Save $25 When You Buy $50 Or More! January Sale Ends Soon!
Helpful Products from Gardens Alive!
Shrubs Alive!™ Fertilizer for Acid-Loving Plants
Gardener's Gold™ Premium Compost
Shrubs Alive!™ Fertilizer for Trees and Shrubs
Q. Mike: Our three lilacs are six years old and had a total of three flowering "bunches" this year,which is typical of just about every year. They are almost six feet tall and healthy (very green and lots of new growth), and get atleast six hours of sun per day (more in the middle of summer). Can you please help—before I rip them out of the ground and feed them to the compost pile?! Thank You!!
---Jamie in Rosman, N.C.
A. Lack of sun is the most common reason for badly blooming lilacs. "Six hours" may seem like a lot, but it's pretty close to the minimum necessary to get those huge sprays of flowers you're hoping for. And how can your plants get MORE sun in the summer?! Generally,that's when leafed-out trees turn full sun into deep shade, not the other way around. Anyway, with lilacs, the more sun the more blooms;maybe you can prune back a few other plants to let even more rays through.
Lilacs are notorious for sulking for years after planting—so don't expect blooms right away, new lilac owners! But six years is plenty long to get over it, and you say you do get pitiful little displays every year, so it could be overfeeding—which produces big plants with lots of growth but few flowers. If you're using chemical fertilizers,stop and sin no more; an inch of compost a year will provide the naturally rich soil they crave.
Prune off those few flowers right after they fade; then don't prune the plants again till next year. Pruning from June on risks cutting off buds, which of course, reduces flowering. Keep the plants well-watered during droughts; lack of summer water can cause the flower buds that are forming to dry out. And finally, lilacs bloom best in cold climates; your mild NC winters may simply be limiting your display (but making the rest of your life a LOT easier!).
Q. My rhododendron has large buds that never open. The plant gets full southern sun and the soil is rather clayish, but we try to augment with fertilizer. My spouse also likes to add topsoil to the base of the plant for some reason. The plant has been in this location for seven years. Why doesn't it bloom?
---Heidi from Green Brook, NJ
Q. I have a compact Rhododendron on the south facing side of my house. In the spring, its blossoms start out a rich, light pink, but after several days they turn white. Why? And only a small percentage of the buds produce flowers. I have examined the non-blooming buds and they look brown inside with no sign of insects. The soil is fortified with peat moss and liquid fertilizer throughout the season. The surrounding mature trees provide shade all summer long, with about two hours of sun maximum once their leaves are out. Do you have any suggestions that will enhance the appearance of this plant?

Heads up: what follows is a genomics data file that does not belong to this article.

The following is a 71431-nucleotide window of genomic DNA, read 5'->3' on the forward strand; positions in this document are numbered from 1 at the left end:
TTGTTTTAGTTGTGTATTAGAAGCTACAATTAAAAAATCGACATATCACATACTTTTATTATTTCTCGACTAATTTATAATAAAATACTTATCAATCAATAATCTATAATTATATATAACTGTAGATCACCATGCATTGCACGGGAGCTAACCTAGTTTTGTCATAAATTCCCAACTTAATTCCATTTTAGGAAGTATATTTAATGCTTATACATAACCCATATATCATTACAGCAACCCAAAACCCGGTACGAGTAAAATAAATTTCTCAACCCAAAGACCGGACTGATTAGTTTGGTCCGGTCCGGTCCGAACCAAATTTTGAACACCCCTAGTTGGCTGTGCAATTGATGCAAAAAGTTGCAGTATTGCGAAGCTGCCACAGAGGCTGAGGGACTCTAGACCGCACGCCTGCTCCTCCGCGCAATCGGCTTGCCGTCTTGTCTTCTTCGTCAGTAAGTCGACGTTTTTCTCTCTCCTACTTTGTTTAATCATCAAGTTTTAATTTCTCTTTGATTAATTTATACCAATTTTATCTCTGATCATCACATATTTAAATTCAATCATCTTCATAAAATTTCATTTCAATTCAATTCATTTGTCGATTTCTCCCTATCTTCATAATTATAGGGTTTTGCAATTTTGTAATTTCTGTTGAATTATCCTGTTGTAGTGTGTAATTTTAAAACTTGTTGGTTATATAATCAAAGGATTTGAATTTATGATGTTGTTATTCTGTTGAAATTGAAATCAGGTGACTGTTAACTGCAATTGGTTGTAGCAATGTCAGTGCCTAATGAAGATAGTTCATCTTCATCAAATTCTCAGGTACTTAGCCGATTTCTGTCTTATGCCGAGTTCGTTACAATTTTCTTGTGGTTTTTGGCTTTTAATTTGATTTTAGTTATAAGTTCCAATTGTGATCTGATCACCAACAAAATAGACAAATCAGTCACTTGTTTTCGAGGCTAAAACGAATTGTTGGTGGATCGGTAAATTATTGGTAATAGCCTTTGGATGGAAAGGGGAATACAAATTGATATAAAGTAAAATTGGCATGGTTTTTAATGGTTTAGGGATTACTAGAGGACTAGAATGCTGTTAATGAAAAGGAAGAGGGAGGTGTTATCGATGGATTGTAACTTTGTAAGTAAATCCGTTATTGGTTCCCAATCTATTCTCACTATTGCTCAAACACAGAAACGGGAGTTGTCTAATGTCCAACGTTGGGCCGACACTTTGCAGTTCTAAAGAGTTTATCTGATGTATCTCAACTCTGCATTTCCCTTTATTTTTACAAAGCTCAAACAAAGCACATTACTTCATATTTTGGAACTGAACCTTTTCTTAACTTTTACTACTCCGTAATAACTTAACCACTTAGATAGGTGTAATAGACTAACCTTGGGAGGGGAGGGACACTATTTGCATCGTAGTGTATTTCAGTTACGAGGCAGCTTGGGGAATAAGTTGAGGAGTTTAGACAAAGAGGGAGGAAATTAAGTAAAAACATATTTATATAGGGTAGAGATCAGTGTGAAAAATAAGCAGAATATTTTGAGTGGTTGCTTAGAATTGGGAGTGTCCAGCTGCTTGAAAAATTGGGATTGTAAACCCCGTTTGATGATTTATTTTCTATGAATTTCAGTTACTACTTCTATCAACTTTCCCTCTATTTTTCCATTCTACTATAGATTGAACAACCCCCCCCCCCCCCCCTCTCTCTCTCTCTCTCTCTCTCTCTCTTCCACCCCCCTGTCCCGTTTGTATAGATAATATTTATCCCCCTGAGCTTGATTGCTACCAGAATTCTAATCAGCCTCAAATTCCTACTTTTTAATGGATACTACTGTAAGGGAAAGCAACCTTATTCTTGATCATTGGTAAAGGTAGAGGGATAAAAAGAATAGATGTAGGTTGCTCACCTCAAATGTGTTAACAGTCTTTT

---Dr. Fred in Elkton MD
A. "Full Southern sun?" Yow! You New Joisey-ites are lucky your darn plant is still ALIVE, much less blooming. Rhodies are "under story" plants in the wild; as Dr. Fred seems to know, they thrive in the summertime shade of deciduous trees.I'm surprised the Red Cross hasn't come by to charge you with Plant Crimes for baking the poor thing—it needs shade! It also needs your husband to stop with the fertilizer and "topsoil" and to mulch with peat moss and compost to provide the NATURALLY-rich (not chemically enhanced) soil rhododendrons crave. It also needs some shade so those buds don't bake dead in the summertime; did I mention that?
Dr. Fred: Your flowers start out pink and open to white because that's what color they are. Rhododendron flowers come in virtually every color of the rainbow; and several varieties behave exactly the way you describe, including "King George"and "White Pearl". If it's really compact, I'll bet it's "Loder's White".
You also need to replace those chemical feedings with compost. And I'm a little concerned that your South-facing buds may also be cooking a bit after those protective leaves drop, but it's more likely that you just need to have a heavier hand with the water during dry times.Rhododendrons are THIRSTY plants that should be first in line for the hose when we go a week without rain; otherwise the flower buds dry out.
Q. I am baffled by two questions, and am hoping you know the answers. (1) When do I fertilize my dogwood trees? And (2) Why did some bloom and others not, even though I planted them at the same time? (They all bloomed last year.)Thanks a million,
---Geri in Stafford, Va.
If you're talking about chemical fertilizers, how about 'never'? Is 'never' good for you? Chemical fertilizers are one of the biggest reasons for lack of bloom on dogwoods. So wake up and smell the compost, Ger! And then give some to your trees—some peat moss too;because like many Spring blooming beauties, dogwoods thrive in a naturally rich, acidic soil. (It also takes dogwoods a REALLY long time to flower—so again, be patient new owners; it will be at least five years before you can expect a new tree to bloom.)
After that it gets tricky. Dogwoods bloom best in full sun, but the tree itself prefers afternoon shade in warmer climes, for which your Virginia certainly qualifies. Dogwoods that grow in full sun in your zone MUST be watered during dry times to prevent stress to the tree.
My best guess for your "Bizarro Boom" is that some of your trees got more sun and/or water than others last summer. Or, if they're not all the same variety, some might be the type of dogwood that only blooms every OTHER year. Or….